PORTSMOUTH, Va. (WAVY) — The City of Portsmouth is paying out thousands of dollars to 10 people who claim their rights were violated when they were arrested in connection with the vandalism and destruction of the city’s Confederate monument in 2020.

The checks for $15,000 each were cut on Oct. 20 and 21, according to copies obtained through a Freedom of Information Act request. Among those who received one included Portsmouth Judge Brenda Spry, school board Vice-Chair LaKeesha Atkinson, and James Boyd, president of the Portsmouth chapter of the NAACP.

Spry, Atkinson, Boyd and the seven others were all charged in August 2020 with felonies after they participated in the demonstration at the Portsmouth Confederate monument on June 10, 2020, during which the historic structure was painted, damaged and a man was nearly killed.

Body camera video as well as videos on social media show several of the individuals trespassing on the monument and spray painting it.

While the charges were all eventually dropped, attorneys argue their clients are due payment for being “improperly defamed” when there was “no credible evidence to support the charges.”

The settlements were given the go-ahead in a closed-door session of Portsmouth City Council last month, according to Interim City Attorney Burle Stromberg. He said it’s not uncommon for cities to routinely try to settle claims of wrongdoing outside of the courtroom.

Those who received settlement payments include:

  • Judge Brenda Spry, Portsmouth Circuit Court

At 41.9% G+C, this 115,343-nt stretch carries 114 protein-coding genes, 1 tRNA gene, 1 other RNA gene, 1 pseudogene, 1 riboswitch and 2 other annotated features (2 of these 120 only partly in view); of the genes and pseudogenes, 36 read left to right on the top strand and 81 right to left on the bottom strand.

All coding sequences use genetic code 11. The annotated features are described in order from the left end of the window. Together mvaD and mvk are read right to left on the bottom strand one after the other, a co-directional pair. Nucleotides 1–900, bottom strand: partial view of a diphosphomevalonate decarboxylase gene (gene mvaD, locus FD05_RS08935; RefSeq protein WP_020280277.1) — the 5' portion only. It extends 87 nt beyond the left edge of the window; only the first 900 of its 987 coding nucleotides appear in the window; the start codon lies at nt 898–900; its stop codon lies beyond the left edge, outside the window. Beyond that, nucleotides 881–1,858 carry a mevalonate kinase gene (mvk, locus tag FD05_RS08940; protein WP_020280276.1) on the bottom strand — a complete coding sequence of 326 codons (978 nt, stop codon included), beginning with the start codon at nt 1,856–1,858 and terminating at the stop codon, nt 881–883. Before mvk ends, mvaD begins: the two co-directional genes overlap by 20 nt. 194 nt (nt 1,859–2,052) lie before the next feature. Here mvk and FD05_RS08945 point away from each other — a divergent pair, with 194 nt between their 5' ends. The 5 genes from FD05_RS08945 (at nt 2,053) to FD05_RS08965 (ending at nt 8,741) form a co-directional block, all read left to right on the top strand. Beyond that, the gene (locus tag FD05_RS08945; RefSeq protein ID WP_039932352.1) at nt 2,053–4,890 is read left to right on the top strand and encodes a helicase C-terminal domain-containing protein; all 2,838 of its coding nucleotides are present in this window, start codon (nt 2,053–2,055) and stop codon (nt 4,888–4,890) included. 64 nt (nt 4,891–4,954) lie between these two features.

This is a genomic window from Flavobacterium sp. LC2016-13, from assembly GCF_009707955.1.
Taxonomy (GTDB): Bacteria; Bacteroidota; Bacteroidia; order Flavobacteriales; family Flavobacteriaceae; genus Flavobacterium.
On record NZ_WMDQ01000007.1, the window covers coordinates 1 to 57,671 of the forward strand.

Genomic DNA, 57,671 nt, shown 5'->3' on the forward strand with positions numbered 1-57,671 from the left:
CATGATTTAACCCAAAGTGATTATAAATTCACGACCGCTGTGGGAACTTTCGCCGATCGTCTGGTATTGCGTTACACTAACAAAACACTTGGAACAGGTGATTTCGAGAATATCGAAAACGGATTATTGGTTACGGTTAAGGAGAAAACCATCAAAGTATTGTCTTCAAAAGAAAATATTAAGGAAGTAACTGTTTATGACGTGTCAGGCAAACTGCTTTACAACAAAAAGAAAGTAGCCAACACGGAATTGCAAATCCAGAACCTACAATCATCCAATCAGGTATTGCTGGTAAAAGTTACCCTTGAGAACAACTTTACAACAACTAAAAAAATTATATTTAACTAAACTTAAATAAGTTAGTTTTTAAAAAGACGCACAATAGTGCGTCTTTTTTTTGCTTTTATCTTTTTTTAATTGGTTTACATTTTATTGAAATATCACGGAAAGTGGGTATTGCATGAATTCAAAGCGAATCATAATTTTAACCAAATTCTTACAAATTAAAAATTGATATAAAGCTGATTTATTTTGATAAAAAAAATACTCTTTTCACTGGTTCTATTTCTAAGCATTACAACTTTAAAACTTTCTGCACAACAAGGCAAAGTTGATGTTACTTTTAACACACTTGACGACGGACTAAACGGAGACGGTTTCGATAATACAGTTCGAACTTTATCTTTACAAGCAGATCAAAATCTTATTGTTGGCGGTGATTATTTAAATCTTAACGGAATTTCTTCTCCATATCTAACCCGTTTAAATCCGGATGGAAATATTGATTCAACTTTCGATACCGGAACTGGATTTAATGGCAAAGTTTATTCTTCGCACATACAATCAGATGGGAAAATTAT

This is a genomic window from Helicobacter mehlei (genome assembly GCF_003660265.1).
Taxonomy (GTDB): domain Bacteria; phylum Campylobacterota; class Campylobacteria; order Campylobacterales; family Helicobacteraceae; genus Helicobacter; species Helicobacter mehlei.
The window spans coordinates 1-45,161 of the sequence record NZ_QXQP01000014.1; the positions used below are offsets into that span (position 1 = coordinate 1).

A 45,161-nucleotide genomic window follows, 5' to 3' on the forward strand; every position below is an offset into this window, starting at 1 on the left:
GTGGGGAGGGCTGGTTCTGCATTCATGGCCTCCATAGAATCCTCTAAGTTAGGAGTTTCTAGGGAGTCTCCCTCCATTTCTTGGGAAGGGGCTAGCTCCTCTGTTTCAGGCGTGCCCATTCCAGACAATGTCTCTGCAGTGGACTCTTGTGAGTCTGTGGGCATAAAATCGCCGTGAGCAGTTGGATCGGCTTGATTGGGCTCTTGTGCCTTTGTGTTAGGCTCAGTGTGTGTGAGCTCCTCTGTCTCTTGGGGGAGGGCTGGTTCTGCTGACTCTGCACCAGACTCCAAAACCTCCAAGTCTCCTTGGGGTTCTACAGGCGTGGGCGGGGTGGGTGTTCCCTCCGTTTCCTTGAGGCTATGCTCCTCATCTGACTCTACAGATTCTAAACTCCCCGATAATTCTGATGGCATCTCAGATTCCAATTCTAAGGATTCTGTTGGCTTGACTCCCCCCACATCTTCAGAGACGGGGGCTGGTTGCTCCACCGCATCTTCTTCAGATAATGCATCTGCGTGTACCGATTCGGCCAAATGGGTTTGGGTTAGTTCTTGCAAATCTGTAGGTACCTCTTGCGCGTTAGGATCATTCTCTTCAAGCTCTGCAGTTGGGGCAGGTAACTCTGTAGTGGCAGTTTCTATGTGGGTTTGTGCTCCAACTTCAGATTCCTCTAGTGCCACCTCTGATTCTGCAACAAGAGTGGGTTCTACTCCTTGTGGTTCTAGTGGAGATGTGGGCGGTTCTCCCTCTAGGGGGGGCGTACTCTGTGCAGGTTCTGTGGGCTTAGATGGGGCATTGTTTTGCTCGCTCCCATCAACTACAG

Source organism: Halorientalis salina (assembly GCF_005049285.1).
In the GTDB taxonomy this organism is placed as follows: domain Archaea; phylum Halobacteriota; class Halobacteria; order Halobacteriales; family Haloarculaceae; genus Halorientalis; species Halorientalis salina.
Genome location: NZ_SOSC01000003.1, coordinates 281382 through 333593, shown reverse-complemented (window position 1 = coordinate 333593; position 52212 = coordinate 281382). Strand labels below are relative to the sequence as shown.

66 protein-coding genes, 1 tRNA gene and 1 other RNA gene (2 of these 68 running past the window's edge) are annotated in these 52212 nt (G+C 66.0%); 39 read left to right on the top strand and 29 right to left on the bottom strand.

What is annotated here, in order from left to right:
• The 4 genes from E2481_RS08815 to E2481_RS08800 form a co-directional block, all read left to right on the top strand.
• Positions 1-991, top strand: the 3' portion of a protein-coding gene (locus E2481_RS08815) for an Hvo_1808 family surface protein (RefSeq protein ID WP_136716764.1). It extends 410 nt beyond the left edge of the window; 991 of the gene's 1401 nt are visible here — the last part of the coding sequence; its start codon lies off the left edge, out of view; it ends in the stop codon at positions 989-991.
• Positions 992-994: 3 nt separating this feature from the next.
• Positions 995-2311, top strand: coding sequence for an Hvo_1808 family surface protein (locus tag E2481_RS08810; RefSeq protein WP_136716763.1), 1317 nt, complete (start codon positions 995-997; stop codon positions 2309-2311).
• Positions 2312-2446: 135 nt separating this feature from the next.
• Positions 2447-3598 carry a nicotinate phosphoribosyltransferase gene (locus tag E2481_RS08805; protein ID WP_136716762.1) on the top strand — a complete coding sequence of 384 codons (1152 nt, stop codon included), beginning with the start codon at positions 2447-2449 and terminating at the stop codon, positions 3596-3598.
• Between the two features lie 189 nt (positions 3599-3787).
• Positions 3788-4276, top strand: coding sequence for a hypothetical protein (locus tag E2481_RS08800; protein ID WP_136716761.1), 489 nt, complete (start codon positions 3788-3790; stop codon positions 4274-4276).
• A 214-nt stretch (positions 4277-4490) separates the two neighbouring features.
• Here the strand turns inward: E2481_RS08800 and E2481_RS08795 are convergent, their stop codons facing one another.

• LaKeesha Atkinson, Vice-Chair, Portsmouth School Board
  • James Boyd, President, Portsmouth NAACP
  • Louie Gibbs, Vice President, Portsmouth NAACP
  • Lakesha K. Hicks, Vice President, Portsmouth NAACP
  • Amira Bethea, member, Portsmouth NAACP
  • Kim Wimbish, publicist, community activist
  • Alexandra Stephens, Portsmouth public defender
  • Dana Worthington, member, Portsmouth NAACP
  • Meredith Cramer, Portsmouth public defender

In a letter from attorney Michael Massie, who represented everyone except Spry, he wrote that his clients’ “reputation and character … were severely damaged.” Massie echoed comments made by the judge who dismissed the charges, saying police failed to prove their case and that “police files were riddled with inaccuracies and conclusions drawn upon the opinions of the investigation officers and not based solely or even supported by the evidence.”

He demanded $100,000 for each of his clients and Spry’s attorney demanded $150,000.

Massie didn’t return a call requesting comment on if he was satisfied with the $15,000 amount. Several of those receiving checks declined to comment.

“It was a terrible injustice that was done to these activists just trying to exercise their First Amendment rights and they were due something,” said Councilman Mark Whitaker when asked about the decision.

Whitaker said the City Council did its due diligence before making a decision and said the payments were “a way of taking care of them for being involved in this situation.”

Councilman Bill Moody and Paul Battle didn’t return requests for comment. Vice Mayor De’Andre Barnes declined to comment because the discussion was held in closed session.

Mayor Shannon Glover said he was not at the meeting and Councilwoman Lisa Lucas-Burke recused herself on account of her mother’s — state Sen. Louise Lucas — suit against the former police chief and a police sergeant claiming unlawful charges.

No settlement has been agreed upon in that case.

The settlements come on top of the already $250,000 spent to remove the damaged monument. It currently remains unrepaired in storage.